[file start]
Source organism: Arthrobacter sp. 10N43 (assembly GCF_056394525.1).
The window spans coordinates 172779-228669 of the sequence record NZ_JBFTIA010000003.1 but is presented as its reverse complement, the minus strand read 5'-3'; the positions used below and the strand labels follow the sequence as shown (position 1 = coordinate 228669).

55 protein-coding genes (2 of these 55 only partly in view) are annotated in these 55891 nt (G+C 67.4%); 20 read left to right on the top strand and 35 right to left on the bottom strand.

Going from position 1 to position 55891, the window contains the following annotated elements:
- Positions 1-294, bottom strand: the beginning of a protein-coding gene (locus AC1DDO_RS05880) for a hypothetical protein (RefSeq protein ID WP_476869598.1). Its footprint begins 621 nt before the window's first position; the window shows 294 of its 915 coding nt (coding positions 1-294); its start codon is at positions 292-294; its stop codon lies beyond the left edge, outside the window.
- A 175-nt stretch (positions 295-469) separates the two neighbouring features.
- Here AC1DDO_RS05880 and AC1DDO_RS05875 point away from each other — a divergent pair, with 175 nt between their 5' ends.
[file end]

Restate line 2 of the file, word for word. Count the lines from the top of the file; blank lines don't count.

The window spans coordinates 172779-228669 of the sequence record NZ_JBFTIA010000003.1 but is presented as its reverse complement, the minus strand read 5'-3'; the positions used below and the strand labels follow the sequence as shown (position 1 = coordinate 228669).